J. Carl Dealy
Putting political debate aside for the moment, let us not forget to take our eye off the real prize. Re-negotiation of the Mittel Steel Agreement is a second chance, not only for short tem infusion of foreign capitol, but also for a concession that will have lasting value.
Do we make a big name for Liberia, as in 1968 when Liberia was the world's third largest source of iron ore or do we promote projects that contribute to lasting poverty alleviation and economic development at both the local and national levels? We should have both.
While there may not be agreement on the definition of sustainable mining development, at least some of the elements are clear. As the public contemplates the implications of the Mittel Steel Agreement, let us keep the focus on a project that will have lasting value, and be socially responsible as well as environmentally sound. "There is now a growing body of evidence that the "sustainable development" approach, when well implemented, can provide net benefits not only to the community but also to the investor."(1)
During the 20th century iron mining boom of Liberia's first Iron Epic (2) the first generation of mining codes in Africa were just being developed. Liberia was already 30 years ahead of the curve, missing out on mining sector development planning. However, there was always the looming question about the real benefits accruing to the local economy because of the mining sector's limited capacity to generate additional local employment and value added processing. There have been many
comparisons to Firestone's labor statistics. The result is something Liberia at this juncture should no longer find acceptable, huge amounts of foreign-exchange earnings remaining offshore. The minerals management trend in the 1980's and 1990's was toward liberalization, deregulation and privatization. The Groupe de Recherche sur les Activites Minieres en Afrique has argued(2) postulated that openness accompanied by state withdrawal have the potential effect of driving down standards for social and economic development, as well as protection of the environment.
Responsibility for reasoned sustainable mining development can never rest with the government alone. The mining sector is actually an amalgamation of companies, industry, labor, local community, and government. Each part of the mining sector has a hand in the potential success of sustainable mining development. Mining companies must develop and adopt a Sustainable Development Policy and work with the local community to prepare community sustainable development plans. The mining industry should prepare a declaration on sustainable development. Labor must be in support of sustainable development and such support should be reflected in their contracts. Local community needs to take the time to define their goals and objectives while working closely with mining companies to integrate these needs into community sustainable development plans.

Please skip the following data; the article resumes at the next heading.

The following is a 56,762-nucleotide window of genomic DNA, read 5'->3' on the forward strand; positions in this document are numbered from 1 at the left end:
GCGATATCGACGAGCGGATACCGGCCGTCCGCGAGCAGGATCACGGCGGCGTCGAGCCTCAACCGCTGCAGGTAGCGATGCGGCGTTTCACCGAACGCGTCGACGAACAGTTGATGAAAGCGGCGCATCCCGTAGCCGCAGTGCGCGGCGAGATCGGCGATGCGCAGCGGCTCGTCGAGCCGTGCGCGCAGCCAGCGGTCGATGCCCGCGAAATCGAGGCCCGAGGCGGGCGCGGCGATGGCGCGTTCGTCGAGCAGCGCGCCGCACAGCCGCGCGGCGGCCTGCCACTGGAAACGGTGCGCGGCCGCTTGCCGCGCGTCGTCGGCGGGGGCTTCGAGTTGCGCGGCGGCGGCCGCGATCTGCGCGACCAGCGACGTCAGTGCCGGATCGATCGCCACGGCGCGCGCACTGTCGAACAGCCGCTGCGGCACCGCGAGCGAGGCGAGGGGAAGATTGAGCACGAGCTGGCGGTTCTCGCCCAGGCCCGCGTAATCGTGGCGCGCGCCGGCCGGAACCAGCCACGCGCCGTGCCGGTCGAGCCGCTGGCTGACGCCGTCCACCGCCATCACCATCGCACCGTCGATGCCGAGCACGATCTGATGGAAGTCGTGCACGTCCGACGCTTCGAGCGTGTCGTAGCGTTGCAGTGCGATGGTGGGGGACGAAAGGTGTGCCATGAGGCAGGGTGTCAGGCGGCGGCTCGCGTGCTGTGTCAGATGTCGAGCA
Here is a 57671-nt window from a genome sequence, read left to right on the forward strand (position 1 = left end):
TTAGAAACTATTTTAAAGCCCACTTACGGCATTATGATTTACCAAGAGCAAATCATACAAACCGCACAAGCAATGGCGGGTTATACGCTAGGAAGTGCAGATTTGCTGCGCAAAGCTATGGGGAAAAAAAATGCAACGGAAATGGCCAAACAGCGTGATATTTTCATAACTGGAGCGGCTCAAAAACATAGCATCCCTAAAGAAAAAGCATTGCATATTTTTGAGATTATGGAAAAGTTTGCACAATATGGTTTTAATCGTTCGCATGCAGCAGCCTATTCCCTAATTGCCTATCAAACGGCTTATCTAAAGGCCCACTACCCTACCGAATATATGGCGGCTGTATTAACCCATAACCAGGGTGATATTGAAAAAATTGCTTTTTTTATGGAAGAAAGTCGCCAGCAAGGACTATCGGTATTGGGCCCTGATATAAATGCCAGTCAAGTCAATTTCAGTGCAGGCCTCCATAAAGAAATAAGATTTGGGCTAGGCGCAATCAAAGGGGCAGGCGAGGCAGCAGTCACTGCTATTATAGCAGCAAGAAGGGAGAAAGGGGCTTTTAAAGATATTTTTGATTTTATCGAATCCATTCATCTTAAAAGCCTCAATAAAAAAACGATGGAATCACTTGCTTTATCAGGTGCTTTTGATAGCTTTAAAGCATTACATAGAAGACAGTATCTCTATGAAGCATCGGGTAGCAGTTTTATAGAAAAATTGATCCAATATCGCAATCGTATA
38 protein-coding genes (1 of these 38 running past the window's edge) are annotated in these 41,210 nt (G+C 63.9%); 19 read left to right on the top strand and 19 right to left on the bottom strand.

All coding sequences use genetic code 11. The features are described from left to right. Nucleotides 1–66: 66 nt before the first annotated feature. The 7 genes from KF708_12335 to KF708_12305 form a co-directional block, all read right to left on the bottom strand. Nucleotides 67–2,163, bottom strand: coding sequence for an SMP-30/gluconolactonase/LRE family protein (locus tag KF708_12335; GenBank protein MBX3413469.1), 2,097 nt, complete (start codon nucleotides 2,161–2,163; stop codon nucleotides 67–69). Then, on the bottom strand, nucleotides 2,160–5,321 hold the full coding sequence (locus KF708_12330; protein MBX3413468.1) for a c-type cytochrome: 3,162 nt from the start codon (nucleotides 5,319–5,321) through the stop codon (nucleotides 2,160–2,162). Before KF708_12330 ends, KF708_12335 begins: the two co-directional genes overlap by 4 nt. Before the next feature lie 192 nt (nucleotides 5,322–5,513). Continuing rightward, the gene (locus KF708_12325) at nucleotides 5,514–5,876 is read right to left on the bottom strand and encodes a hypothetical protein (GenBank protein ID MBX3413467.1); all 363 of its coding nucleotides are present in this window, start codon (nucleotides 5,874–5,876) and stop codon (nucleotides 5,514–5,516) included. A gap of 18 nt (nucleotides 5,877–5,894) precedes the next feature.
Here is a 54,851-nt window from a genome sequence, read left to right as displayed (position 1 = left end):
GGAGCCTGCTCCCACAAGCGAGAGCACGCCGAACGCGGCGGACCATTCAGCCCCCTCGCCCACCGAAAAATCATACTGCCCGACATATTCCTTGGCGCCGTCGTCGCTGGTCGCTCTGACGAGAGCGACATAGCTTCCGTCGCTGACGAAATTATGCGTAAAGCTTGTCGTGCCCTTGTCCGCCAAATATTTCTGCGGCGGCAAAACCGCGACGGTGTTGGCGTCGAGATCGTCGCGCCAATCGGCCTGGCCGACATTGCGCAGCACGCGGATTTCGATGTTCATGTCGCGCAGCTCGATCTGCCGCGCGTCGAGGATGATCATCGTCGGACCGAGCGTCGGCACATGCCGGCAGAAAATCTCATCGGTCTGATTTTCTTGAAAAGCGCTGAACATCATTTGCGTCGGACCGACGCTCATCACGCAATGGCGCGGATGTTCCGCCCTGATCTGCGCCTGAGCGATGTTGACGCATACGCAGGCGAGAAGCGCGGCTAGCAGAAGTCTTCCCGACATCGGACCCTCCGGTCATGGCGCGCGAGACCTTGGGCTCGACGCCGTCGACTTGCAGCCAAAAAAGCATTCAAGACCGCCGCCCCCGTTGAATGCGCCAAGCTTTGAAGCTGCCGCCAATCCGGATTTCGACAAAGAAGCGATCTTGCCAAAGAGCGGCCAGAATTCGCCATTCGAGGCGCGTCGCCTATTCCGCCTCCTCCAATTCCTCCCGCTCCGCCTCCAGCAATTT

Finally, government must support the establishment of a sustainable development support process through adoption of mining codes and contracts that are favorable to social and economic development, as well as protection of the environment. These codes must address all phases of mining: exploration, development, production and finally mine closure.
Liberia is about to begin a new Iron Epic. This time the wealth of knowledge is not concentrated in the hands of a few exploration geologists, big capitol investors and government officials. We know the Mount Nimba Complex. Shall we continue with the embarrassment of growth without development? While Liberia's iron mining sector was sleeping, many mining ventures continued in Africa and around the world are on
the path toward sustainable development. We can re-start with lessons learned from our neighbors. We can adopt modern standards that are based on respect for the environment and the communities. Of course, we are not privy to the criteria of the Mittel Steal Agreement. However, for those who seem to know: Does it include oversight and management committees; local economic development plan and provisions for agreement related to hiring preferences, training, small and large business support and in-country joint ventures? Does it include environmental and social protection plans or mine closure planning with post-closure sustainability arrangements?
Liberia's great heritage of natural resources has been handed to us by our ancestors, but we must not forget, at the same time we are only borrowing from our children. A sustainable future is the prize.
(1) "Sustainable Mining Development from Concept to Action", John Strongman, IFC Conference, Mining and the Community II, Madang, Papua New Guinea, Sept. 16, 2002.
(2) "Liberia's Iron Epic, 20th Century Iron Boom" J. Carl Dealy, In publication.
(3)"African mining codes questioned", Mining Journal, London, February 14, 2003.